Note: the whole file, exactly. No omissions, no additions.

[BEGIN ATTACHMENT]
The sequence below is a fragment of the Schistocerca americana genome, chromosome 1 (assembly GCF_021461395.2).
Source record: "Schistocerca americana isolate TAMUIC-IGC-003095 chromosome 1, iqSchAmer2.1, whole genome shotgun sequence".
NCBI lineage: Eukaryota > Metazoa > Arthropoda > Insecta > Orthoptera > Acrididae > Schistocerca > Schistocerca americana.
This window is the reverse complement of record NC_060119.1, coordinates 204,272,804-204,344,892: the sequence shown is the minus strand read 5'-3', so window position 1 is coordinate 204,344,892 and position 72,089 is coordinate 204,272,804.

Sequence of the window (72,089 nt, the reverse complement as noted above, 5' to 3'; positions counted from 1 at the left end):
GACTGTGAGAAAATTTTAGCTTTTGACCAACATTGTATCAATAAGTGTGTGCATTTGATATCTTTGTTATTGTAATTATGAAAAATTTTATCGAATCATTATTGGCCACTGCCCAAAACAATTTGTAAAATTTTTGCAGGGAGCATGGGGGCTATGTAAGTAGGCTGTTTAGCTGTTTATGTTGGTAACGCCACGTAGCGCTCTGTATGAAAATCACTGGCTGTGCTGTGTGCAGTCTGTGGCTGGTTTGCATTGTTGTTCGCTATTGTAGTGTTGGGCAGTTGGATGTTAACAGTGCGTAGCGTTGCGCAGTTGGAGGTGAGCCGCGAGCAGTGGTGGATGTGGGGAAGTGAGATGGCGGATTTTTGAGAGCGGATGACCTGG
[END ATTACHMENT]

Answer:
The sequence below is a fragment of the Schistocerca americana genome, chromosome 1 (assembly GCF_021461395.2).
Source record: "Schistocerca americana isolate TAMUIC-IGC-003095 chromosome 1, iqSchAmer2.1, whole genome shotgun sequence".
NCBI lineage: Eukaryota > Metazoa > Arthropoda > Insecta > Orthoptera > Acrididae > Schistocerca > Schistocerca americana.
This window is the reverse complement of record NC_060119.1, coordinates 204,272,804-204,344,892: the sequence shown is the minus strand read 5'-3', so window position 1 is coordinate 204,344,892 and position 72,089 is coordinate 204,272,804.

Sequence of the window (72,089 nt, the reverse complement as noted above, 5' to 3'; positions counted from 1 at the left end):
GACTGTGAGAAAATTTTAGCTTTTGACCAACATTGTATCAATAAGTGTGTGCATTTGATATCTTTGTTATTGTAATTATGAAAAATTTTATCGAATCATTATTGGCCACTGCCCAAAACAATTTGTAAAATTTTTGCAGGGAGCATGGGGGCTATGTAAGTAGGCTGTTTAGCTGTTTATGTTGGTAACGCCACGTAGCGCTCTGTATGAAAATCACTGGCTGTGCTGTGTGCAGTCTGTGGCTGGTTTGCATTGTTGTTCGCTATTGTAGTGTTGGGCAGTTGGATGTTAACAGTGCGTAGCGTTGCGCAGTTGGAGGTGAGCCGCGAGCAGTGGTGGATGTGGGGAAGTGAGATGGCGGATTTTTGAGAGCGGATGACCTGG